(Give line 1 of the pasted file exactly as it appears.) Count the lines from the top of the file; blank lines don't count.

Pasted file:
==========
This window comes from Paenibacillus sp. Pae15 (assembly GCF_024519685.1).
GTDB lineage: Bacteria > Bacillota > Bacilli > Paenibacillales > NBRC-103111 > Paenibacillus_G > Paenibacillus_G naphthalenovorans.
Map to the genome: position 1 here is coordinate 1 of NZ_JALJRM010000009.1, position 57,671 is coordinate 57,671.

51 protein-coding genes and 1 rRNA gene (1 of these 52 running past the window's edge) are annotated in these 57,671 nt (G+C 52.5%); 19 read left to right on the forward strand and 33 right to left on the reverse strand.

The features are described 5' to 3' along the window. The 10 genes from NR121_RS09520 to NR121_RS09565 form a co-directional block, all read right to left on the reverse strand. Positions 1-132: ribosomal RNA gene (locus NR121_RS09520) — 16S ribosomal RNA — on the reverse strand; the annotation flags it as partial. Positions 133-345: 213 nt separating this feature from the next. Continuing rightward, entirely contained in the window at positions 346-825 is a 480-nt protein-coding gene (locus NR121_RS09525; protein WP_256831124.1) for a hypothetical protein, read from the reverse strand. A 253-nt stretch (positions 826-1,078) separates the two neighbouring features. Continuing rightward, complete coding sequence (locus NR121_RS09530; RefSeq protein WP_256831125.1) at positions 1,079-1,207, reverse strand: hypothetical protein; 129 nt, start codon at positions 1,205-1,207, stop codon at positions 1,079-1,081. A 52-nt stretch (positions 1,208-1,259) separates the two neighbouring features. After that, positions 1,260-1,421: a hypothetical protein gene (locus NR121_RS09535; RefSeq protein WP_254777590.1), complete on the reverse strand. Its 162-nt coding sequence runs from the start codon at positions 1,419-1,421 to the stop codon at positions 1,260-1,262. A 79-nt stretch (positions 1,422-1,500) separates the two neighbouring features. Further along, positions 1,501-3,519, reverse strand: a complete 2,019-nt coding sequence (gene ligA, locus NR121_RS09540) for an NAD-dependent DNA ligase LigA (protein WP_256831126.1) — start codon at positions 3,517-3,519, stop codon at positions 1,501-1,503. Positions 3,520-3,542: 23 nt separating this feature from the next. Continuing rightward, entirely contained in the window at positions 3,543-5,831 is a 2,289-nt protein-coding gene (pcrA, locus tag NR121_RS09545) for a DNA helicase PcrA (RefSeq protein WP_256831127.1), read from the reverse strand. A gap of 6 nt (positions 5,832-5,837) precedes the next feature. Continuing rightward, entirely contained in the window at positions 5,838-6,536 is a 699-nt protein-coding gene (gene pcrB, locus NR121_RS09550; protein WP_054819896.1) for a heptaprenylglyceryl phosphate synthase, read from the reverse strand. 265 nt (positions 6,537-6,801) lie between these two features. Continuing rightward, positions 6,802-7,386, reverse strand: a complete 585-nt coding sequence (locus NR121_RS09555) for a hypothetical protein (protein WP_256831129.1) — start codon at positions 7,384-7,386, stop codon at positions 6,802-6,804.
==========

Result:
This window comes from Paenibacillus sp. Pae15 (assembly GCF_024519685.1).